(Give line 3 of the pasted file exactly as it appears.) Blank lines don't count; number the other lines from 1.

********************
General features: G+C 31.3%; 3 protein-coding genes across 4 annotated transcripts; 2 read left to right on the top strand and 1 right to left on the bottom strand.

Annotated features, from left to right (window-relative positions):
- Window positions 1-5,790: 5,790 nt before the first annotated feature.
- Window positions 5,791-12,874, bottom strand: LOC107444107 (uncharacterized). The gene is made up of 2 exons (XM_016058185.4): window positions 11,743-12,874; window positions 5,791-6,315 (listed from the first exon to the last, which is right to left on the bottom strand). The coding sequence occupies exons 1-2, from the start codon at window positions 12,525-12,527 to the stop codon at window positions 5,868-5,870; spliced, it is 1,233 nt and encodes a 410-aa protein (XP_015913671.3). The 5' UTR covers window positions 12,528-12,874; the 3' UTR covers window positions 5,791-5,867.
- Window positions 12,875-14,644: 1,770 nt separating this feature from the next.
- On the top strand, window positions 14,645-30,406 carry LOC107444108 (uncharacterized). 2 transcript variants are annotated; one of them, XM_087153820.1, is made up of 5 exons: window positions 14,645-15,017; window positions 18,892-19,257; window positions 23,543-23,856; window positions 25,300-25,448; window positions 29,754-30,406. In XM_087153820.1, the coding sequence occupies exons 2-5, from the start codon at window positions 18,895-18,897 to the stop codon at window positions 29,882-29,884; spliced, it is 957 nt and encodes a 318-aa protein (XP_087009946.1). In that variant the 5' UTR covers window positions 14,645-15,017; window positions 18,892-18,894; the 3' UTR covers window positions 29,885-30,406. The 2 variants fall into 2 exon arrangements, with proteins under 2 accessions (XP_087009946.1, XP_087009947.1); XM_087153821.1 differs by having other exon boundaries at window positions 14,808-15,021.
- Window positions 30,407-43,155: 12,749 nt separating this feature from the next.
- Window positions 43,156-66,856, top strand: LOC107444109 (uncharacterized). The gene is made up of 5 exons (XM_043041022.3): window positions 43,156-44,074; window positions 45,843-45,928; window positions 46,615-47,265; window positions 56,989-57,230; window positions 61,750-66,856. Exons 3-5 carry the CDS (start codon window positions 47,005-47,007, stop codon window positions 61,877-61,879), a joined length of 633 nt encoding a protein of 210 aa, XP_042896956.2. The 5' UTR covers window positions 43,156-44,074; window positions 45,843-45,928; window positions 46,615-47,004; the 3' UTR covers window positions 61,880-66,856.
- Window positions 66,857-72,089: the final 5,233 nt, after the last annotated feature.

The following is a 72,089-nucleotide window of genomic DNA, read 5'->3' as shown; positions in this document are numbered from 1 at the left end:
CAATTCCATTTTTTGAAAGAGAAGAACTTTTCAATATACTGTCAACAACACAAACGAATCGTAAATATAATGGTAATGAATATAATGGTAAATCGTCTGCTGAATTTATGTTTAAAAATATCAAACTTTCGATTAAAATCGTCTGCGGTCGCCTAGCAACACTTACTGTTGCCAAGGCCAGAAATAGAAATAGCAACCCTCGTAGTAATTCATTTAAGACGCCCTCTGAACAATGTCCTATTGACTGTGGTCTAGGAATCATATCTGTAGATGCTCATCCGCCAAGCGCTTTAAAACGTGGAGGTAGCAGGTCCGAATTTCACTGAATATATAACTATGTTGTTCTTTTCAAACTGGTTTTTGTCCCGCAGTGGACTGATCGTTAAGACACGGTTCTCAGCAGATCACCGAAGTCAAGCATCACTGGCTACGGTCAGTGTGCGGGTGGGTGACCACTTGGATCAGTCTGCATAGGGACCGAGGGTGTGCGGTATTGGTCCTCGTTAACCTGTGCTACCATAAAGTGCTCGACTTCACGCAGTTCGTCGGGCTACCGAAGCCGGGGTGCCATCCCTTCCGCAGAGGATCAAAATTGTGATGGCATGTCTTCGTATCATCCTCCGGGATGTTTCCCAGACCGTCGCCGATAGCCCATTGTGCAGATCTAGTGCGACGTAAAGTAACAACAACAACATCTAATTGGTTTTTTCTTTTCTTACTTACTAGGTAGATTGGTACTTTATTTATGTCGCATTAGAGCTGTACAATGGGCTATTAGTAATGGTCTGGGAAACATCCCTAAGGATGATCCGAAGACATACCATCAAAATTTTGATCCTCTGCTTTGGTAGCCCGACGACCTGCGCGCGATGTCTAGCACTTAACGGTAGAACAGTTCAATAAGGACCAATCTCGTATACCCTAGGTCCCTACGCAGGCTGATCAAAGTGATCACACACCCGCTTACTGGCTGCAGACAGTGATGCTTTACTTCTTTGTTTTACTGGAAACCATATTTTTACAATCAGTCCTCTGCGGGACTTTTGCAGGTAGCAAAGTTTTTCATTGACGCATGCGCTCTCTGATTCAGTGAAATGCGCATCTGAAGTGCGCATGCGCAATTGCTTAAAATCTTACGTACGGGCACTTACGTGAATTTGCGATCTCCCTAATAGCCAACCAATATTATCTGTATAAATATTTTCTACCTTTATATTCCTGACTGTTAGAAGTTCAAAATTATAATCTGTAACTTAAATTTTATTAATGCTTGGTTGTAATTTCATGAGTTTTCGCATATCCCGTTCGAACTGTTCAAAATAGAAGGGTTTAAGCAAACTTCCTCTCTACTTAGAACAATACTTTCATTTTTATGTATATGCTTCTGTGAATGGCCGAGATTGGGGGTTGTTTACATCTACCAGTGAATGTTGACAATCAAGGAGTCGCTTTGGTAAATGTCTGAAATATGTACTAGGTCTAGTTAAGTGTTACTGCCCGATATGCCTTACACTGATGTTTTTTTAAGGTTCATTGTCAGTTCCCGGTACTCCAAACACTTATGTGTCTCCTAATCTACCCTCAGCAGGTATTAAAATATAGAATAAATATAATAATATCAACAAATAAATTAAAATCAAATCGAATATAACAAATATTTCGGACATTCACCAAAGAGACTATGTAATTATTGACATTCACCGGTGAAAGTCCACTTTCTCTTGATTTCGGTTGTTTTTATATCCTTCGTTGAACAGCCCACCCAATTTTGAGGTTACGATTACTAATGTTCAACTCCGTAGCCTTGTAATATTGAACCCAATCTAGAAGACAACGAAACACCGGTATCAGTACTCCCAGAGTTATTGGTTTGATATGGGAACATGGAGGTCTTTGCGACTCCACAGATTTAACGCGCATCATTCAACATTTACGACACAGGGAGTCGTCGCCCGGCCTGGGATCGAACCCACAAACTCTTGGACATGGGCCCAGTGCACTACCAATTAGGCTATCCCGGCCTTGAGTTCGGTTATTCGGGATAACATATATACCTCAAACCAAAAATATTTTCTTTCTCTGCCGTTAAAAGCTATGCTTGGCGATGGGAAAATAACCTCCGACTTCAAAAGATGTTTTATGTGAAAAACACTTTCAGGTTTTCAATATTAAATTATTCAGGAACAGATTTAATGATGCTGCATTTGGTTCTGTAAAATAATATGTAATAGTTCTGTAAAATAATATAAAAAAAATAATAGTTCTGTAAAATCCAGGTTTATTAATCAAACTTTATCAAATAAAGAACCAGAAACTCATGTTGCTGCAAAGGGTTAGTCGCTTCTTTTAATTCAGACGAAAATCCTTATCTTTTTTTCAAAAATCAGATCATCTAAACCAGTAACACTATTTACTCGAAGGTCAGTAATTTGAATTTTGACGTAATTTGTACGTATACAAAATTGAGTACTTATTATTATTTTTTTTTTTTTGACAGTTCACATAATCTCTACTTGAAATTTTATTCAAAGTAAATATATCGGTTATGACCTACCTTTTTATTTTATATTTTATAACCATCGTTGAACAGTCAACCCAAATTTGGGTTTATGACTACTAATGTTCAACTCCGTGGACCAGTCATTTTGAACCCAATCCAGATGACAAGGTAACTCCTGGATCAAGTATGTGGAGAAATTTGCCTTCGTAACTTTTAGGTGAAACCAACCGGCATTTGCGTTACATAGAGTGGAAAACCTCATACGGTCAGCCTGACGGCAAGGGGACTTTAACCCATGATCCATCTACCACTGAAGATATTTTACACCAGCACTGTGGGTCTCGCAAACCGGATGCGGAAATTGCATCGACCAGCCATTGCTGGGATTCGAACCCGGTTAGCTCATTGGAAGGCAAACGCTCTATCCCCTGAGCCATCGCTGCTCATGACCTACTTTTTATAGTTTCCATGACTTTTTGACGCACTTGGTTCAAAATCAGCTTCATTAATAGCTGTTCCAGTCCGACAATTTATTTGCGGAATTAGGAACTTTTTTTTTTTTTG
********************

- Window positions 1-5,790: 5,790 nt before the first annotated feature.